It never came. Elliot drew her hand to his lips, turned it over, and pressed a long, burning kiss to her palm. Any disappointment dissolved in the heat that swept down her arm and the wicked fire that streaked through her body.
Elliot opened the chapel door, propelled Juliana out into the cool mist of the courtyard, and closed the door behind her. Juliana found herself facing the concerned Ainsley, the bulk of Lord Cameron, and her stepmother, Gemma, hurrying out to see what had become of them all.
That was how Juliana St. John came to be married an hour later to Elliot McBride, in the church in which she was to have married Mr. Barclay that same day.
The guests watched in either shock or great enjoyment as Elliot, in formal black coat and McBride kilt, stood ramrod straight at Juliana’s side and said his vows. When Juliana’s father put her hand into Elliot’s, Elliot closed his fingers over hers in a hard grip. It wasn’t letting go, that grip.
The service was brief and simple. Ainsley had retied the roses in Juliana’s hair, and Juliana’s wedding finery cascaded across the plain floor of the church. Her bouquet was still fresh, thanks to Ainsley and Gemma, with a sprig of heather tucked into it for luck.
Elliot continued to clamp down on Juliana’s hand as the vicar moved through the service, not releasing her even after he slid the wedding ring onto her finger. They’d had to borrow the rings from Elliot’s brother Patrick and his wife, Rona. Rona’s ring was a bit too big for Juliana, and she had to squeeze her fingers together to hold it in place.
Now the vicar was pronouncing them man and wife. Elliot turned Juliana to face him, tilted her head up, and kissed her.
It was possessive, that kiss. A Scottish laird of old might have kissed his won bride like this, and Elliot was not so many generations removed from those lairds of old.
He raised his head after the kiss and looked down at her, his hands firm on her arms, gray eyes filled with triumph. And Juliana was married.
Several hours later, during the wedding feast at the St. John town house—Gemma seeing no reason to let all the preparation go to waste—Juliana escaped the laughter-filled public rooms and the scrutiny of her friends with the excuse of having to use the necessary.
She breathed a sigh of relief when she stepped into an empty back hall. She was glad people were enjoying the banquet she and Gemma had meticulously organized, but the congratulations and the questions had begun to weigh on her. What she’d done would be a nine days’ wonder, and the first day of it was already wearying.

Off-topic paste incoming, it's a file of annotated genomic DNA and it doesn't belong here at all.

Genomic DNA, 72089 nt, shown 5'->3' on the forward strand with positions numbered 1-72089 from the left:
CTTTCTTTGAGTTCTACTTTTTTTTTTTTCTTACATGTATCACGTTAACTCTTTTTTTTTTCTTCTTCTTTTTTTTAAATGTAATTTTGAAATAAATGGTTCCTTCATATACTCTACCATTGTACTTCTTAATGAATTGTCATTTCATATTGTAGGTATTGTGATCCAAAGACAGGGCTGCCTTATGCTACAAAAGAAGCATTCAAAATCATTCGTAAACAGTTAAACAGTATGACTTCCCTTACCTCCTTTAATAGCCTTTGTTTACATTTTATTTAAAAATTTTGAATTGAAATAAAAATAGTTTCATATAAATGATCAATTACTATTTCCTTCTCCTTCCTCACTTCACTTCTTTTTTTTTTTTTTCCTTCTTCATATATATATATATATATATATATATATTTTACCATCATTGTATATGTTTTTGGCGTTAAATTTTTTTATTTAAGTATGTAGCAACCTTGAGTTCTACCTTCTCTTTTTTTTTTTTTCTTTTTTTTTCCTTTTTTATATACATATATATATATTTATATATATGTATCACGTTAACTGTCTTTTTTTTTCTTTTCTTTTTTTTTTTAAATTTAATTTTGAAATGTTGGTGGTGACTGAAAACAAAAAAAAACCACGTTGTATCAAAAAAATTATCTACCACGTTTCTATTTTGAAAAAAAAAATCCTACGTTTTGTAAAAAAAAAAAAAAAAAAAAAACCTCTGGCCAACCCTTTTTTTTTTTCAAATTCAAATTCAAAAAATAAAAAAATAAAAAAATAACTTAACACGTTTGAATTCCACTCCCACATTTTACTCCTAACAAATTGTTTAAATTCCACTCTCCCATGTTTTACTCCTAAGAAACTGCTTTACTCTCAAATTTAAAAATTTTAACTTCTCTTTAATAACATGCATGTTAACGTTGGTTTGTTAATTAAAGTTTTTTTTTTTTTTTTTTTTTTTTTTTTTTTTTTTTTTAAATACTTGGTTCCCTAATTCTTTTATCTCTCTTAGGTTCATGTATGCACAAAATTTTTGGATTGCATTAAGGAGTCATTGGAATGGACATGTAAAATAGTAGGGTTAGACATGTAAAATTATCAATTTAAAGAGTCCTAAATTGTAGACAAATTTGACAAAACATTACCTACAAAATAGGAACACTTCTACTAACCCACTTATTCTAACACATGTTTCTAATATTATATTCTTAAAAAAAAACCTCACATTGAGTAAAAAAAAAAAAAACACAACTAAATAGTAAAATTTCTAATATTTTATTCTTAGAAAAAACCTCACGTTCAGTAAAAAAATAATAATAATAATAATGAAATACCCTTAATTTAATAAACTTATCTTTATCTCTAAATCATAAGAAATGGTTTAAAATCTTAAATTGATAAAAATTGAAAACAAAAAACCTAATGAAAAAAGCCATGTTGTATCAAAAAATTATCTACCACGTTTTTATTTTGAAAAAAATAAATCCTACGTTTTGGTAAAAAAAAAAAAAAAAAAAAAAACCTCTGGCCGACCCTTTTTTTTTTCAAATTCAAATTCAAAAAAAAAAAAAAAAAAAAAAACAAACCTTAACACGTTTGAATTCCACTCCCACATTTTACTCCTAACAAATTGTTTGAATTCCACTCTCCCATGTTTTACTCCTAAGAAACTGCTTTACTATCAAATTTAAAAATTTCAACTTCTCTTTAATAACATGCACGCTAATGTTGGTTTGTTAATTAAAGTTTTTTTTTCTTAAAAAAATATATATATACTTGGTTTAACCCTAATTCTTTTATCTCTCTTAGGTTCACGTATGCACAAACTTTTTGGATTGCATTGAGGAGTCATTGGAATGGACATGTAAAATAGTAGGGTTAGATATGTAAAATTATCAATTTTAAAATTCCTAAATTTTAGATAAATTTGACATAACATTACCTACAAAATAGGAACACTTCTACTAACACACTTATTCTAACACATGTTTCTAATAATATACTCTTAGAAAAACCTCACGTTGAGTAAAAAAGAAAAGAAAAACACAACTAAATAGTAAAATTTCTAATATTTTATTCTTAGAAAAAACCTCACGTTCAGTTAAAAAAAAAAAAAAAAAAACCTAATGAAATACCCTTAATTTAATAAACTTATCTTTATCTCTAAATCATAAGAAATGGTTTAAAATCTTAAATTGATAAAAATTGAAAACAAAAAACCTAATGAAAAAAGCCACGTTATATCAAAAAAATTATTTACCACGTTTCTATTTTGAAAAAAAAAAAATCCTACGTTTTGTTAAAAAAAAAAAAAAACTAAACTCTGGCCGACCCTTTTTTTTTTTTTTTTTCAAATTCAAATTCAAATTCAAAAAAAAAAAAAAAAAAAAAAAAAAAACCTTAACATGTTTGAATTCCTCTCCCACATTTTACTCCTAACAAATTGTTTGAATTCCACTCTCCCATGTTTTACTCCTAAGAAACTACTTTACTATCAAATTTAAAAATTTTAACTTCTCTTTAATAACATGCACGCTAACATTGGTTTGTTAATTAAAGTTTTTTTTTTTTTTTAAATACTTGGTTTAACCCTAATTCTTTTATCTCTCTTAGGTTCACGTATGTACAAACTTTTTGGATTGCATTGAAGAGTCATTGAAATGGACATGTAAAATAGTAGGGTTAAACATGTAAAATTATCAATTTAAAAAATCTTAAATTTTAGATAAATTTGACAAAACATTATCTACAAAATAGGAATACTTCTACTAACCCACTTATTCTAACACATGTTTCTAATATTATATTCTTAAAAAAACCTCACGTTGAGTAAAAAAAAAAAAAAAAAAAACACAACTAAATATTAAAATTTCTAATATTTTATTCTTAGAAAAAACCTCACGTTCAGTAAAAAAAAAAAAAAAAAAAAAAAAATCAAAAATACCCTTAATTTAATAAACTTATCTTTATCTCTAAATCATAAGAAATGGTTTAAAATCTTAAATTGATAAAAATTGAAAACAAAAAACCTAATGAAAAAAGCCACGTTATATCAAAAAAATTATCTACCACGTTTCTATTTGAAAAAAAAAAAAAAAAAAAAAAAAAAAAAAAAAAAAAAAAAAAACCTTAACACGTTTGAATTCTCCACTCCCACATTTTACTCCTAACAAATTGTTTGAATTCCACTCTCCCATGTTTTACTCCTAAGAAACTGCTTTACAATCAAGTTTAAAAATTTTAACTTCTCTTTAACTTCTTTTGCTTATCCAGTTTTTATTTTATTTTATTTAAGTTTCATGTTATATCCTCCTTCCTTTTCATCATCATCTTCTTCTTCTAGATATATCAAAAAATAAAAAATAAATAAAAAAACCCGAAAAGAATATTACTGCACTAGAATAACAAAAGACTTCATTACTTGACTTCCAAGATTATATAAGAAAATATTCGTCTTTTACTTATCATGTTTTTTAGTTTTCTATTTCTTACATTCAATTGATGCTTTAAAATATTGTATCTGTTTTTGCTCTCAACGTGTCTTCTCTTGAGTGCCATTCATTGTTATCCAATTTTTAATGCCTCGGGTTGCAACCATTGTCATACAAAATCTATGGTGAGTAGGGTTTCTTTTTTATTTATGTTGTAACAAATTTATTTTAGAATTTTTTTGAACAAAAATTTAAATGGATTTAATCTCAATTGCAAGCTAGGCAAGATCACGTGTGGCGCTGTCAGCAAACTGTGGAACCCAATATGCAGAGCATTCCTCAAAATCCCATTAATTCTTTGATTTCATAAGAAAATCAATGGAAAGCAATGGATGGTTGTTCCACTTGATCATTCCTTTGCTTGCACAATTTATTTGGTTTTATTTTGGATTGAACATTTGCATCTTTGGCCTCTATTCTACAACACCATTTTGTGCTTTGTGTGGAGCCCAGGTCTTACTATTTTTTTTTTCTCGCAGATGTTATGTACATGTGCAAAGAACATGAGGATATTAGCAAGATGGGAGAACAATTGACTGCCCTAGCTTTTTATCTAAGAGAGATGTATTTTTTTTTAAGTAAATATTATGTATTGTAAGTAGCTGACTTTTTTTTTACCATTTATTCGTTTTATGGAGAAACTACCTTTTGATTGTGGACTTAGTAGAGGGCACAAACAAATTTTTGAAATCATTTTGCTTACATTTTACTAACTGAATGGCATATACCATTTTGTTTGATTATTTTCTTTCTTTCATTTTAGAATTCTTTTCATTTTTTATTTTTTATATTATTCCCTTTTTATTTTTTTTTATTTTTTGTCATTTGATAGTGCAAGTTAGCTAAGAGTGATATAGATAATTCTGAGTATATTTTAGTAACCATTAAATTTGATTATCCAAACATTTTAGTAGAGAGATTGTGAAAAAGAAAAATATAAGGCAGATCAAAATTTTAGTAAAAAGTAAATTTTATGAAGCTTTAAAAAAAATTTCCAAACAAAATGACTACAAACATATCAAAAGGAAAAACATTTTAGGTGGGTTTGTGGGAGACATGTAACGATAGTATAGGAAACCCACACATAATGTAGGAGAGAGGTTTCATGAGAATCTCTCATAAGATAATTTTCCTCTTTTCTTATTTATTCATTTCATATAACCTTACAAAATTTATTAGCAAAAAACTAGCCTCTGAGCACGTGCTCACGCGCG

A strong hand landed on her shoulder, and Juliana bit back a startled cry. Elliot put his finger to his lips, leaned down, and kissed her cheek.
“Time to go,” he said.
She wanted to—restlessness gripped her like a fever—but Juliana mouthed the correct words. “That would be a bit rude, would it not? My stepmother has gone to all this trouble.”
Elliot ran his hand down her arm to lace his fingers with hers. “Do you want to go home, Juliana?”
Juliana closed her eyes, breathing in his warmth. “Yes.”
“Then we go.”
Without waiting for further argument, Elliot led her down the servants’ staircase and through the kitchen to the back door, where an Indian man in white clothes and turban waited with Juliana’s summer coat and two valises. The Indian man helped Juliana into her wraps without a word and just as silently opened the door and ushered them out of the house.
The ride to Juliana’s new home took a long time. They boarded a train that chugged slowly north and west, into the heart of the Highlands. In a private compartment, the wife of Elliot’s Indian servant helped Juliana change from her wedding gown into a traveling dress. Her valise proved to have been packed with sensible traveling clothes—Ainsley and Gemma looking after her to the end.
As they traveled, the day’s remaining clouds broke into tatters before a strong wind, the sun emerging to bathe the world in warmth and glittering raindrops. High summer was coming on, which meant, this far north, the sun would linger well into night.
At Stirling, they took another train toward the coast, heading north of Dundee toward Aberdeen, where they boarded yet another train on a smaller line. They finally disembarked at a tiny station in a village called Highforth, thirty miles north of Aberdeen, tucked between mountains and the sea. The late afternoon sun silhouetted hills to the west and reflected on the stretch of sea to the east and north.
The station was nothing but a small building on the side of the track, the platform so short that passengers had to disembark one train car at a time. Elliot and his party were the only ones who descended, in any case.
Elliot went in search of the stationmaster, leaving his manservant and manservant’s family clustered around Juliana like colorful butterflies. A highland wind blew across the empty platform, swirling the colorful silks of the Indian women’s clothing, the creamy brown skirts of Juliana’s traveling frock, and the bright blue and green plaid of Elliot’s kilt.
The manservant, Juliana had learned during the journey, was called Mahindar, and he had brought with him from India his wife, Channan, mother, sister-in-law, and a small child who seemed to belong to the sister-in-law.
Mahindar’s mother calmly tucked a fold of her silk head scarf around her neck, looking neither left nor right as they waited for Elliot. Mahindar’s wife, Channan, plump and cylindrical, her shape emphasized by the narrow skirt and silks that wrapped her body, looked around with more interest. Channan’s younger sister—her half sister, if Juliana understood aright—held the little girl’s hand and shrank into Channan’s side.